THE GRIPES OF ROTH: "Another instance of the new patriotism?" That's what TAP columnist Frank Rocca asked when he sent me the following:
"Criticizing McDonald's is pure idiocy. McDonald's is a café for the poor, the elderly and the lonely, and as such it carries out an admirable form of social service. It's clean, cheap and well-lit. It has the best French fries in the world and it allows you to use the toilet without ordering anything. I go there all the time. It's my café, too."
The speaker is none other than the austere Philip Roth, in an interview with "Corriere della Sera." Frank saw the quote in the paper's English-language "Italy Daily" sister publication, though it remains unclear whether the words are as they were originally spoken, or whether they're a rerendering into English from the Italian translation of the original. This is no small matter; curious literary scholars will want to know. They'll conclude that Roth is again playing games with them.
As Frank notes, retranslations can be great fun. "Remember the old joke about the English-to-Russian-to-English translation of the Gospels that yielded: 'The ghost is ready but the meat is raw'?"
KNOCKDOWN PITCH:The new patriotism reasserts itself in unexpected ways. A letter in the April 1 issue of the New Yorker slaps down the knee-jerk liberal creator of "West Wing" for what he said in a much talked about Talk of the Town column a month ago. This time not even Peggy Noonan is around to save him. Listen:
"Aaron Sorkin, the creator of 'The West Wing,' complains to Tad Friend that 'we're simply pretending to believe that Bush exhibited unspeakable courage at the World Series by throwing out the first pitch at Yankee Stadium. . . . The media is waving pompoms, and the entire country is being polite' (The Talk of the Town, March 4th). If this act wasn't courageous, then what is? At an uncertain time, soon after the attacks, Bush walked out into the middle of a baseball field surrounded by fifty-five thousand people, any one of whom could have been a threat. Has Sorkin ever been in a comparable position? Sorkin, who admits that Bush has handled the crisis well, also says that 'it's absolutely right that at this time we're all laying off the bubblehead jokes.' He's not doing the President any favors; lately, Bush just hasn't done anything bubbleheaded."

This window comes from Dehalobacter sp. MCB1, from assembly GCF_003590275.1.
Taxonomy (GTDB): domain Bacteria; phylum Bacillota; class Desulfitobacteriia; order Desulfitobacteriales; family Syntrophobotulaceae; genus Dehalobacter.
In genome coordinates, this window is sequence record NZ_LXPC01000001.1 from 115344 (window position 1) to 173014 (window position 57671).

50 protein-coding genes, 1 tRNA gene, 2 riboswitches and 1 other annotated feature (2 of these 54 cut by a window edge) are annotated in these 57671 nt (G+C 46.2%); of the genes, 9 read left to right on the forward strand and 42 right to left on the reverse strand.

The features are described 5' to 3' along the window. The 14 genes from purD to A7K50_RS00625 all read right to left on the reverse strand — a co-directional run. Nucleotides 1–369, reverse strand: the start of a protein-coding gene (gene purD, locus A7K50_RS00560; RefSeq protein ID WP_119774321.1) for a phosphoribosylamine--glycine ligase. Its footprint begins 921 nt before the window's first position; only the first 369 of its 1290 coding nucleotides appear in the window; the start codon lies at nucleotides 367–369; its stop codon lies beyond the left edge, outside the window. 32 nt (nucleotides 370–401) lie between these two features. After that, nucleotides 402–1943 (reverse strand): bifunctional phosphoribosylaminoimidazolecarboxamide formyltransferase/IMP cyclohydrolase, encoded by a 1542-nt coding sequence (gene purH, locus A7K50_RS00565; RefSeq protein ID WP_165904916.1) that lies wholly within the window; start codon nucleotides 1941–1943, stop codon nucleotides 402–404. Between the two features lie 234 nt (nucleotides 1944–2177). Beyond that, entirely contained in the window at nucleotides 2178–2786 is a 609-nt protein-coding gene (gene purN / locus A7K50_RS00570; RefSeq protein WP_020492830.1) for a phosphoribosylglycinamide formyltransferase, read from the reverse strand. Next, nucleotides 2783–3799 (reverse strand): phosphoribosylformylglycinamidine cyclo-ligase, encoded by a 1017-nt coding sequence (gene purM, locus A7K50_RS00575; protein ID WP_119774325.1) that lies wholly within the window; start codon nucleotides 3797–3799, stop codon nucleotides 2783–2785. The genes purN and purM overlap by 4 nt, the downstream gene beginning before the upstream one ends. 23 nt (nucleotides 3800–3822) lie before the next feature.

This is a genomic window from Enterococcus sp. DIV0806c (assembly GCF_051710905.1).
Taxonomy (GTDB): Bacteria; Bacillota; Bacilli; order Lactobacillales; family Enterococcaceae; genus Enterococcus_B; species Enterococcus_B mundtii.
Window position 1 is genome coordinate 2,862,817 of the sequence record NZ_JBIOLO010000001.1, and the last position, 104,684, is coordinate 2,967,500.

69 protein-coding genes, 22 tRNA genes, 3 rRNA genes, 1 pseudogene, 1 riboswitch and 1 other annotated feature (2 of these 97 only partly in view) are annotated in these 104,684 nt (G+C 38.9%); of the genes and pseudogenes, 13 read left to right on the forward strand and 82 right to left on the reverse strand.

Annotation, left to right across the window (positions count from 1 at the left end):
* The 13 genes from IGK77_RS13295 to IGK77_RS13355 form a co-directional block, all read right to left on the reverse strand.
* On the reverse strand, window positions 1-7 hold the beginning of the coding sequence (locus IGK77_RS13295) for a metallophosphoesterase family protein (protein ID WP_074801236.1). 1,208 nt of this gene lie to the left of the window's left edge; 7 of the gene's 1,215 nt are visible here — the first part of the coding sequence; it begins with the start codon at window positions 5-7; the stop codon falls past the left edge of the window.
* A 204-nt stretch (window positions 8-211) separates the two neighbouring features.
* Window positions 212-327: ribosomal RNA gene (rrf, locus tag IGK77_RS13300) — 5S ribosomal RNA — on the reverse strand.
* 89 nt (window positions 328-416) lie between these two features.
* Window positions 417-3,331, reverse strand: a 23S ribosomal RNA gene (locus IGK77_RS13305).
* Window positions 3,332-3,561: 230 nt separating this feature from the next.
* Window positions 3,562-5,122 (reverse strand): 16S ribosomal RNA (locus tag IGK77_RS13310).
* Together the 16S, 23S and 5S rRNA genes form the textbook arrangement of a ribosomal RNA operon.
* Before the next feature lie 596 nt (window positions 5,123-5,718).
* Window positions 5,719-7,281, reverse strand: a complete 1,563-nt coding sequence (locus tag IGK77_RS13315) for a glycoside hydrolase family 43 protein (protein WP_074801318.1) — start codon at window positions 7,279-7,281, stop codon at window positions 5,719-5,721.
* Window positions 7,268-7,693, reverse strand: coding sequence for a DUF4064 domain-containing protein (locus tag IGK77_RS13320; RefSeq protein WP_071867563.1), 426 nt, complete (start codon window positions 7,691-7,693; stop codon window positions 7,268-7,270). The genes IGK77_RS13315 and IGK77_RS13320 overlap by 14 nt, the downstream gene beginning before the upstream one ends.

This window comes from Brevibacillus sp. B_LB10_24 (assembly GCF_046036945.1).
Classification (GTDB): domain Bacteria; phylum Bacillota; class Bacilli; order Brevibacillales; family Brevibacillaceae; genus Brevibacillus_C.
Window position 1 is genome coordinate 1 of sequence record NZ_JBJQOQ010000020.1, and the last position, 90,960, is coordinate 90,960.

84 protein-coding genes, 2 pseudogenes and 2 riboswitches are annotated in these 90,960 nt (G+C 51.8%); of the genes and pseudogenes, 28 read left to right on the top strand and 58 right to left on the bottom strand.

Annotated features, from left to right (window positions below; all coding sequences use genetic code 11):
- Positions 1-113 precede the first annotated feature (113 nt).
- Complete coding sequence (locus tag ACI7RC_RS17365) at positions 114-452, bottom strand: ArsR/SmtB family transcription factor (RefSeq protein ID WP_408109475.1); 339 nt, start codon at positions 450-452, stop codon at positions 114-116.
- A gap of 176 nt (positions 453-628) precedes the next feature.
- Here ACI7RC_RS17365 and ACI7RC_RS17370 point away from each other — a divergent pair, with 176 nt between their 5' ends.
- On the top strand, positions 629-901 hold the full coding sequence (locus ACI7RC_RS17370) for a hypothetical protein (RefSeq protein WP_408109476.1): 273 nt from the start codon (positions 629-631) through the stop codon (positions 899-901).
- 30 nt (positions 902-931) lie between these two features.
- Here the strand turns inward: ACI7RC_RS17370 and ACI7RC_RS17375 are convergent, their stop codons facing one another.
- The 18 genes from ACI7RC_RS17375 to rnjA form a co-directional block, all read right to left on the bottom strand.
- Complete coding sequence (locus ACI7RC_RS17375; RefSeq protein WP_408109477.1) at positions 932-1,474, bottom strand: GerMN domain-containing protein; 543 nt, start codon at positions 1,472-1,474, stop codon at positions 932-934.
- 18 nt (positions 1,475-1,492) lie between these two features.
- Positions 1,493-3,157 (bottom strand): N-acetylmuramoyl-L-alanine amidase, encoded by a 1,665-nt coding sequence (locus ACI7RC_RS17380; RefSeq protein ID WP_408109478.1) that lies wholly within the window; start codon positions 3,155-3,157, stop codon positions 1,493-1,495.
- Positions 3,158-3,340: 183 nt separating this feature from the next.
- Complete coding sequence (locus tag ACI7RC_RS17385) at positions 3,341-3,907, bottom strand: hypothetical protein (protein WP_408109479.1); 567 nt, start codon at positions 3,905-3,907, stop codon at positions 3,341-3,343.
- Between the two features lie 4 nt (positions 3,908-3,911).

The letter is signed by Joseph Duh of Bridgeport, Conn., and there's no second letter to balance Duh's point of view. But what about the New Yorker's patented fact-checking? Surely Yankee Stadium would contain more than 55,000 for a World Series game. (Both the A.P. and L.A. Times said more than 57,000 attended the game in question, no including more that 1,000 extra police. A two-thousand plus disparity may seem negligible -- but as the magazine's Hendrik Hertzberg would be the first to tell you, that amount would have been enough to clinch Florida and the presidency for his man Al Gore.)
OUT WITH THE OLD:How unfortunate that National Review Online doesn't have a Correspondence section. Maybe then we'd see many heated reactions to NRO's redesign, which debuted yesterday. Clearly the new look is cleaner, but the site also seems diminished, at least if the main-impression forming home page is any indication. Before, the home page let ever user know NRO had a corner on the market. Now I'm not so sure. Without the old clutter, the site now appears less busy and clearly more staid than it should. Worst of all, the previous day's entries are relegated to a tiny-print area near the bottom of the home page, as if to tell readers: don't bother, yesterday is old, only today matters. Conservatives and carpe diem didn't used to get along so well.
LETTER RIP Correspondence sections can be a thing of beauty. Clearly they're a must for any publication that respects its readers, or at least publishes writers who crave feedback. Of course not every letter to the editor writer necessarily respects his potential readers. James Carville, for instance, spat out another unseemly wad of gunk in a letter to the Washington Post earlier this week in which he again attacked Kenneth Starr as a "cigarette lawyer" but also implied the Post was corrupt for not divulging its indebtedness to Starr owing to a 1987 libel case in which his ruling supposedly saved the Post a million dollars. (Carville must write from personal experience, having worked for a guy who apparently could be bought for a lot less.) After an encounter like that the first thing that comes to mind is why Mrs. Carville is tolerated around the White House. Then you walk yourself through a carwash.
One curious thing about Carville is his insistence on claiming the ethical highground right after he's resorted to malicious slander against a former legal officer of the United States. There seems to be a pattern to such moral posturing. On the Post correspondence page one can get away with it easily enough, since most of the letters that appear there are respectable in content and tone. But go, say, to the "Fray" part of Slate.com, and you'll be amazed at the low quality of discourse that seemingly respectable site attracts. Yesterday, for instance, Slate's Timothy Noah pummeled man of "conscience" David Brock as a liar. Brock immediately replied. Before that reply was posted right after Noah's piece late last night, it appeared first amid the free-for-all letters the unvetted Fray attracts. So there was Brock, literally bottom-feeding alongside the likes of a letter writer named "Pussdick," who wants to date him. There's got to be a better way.
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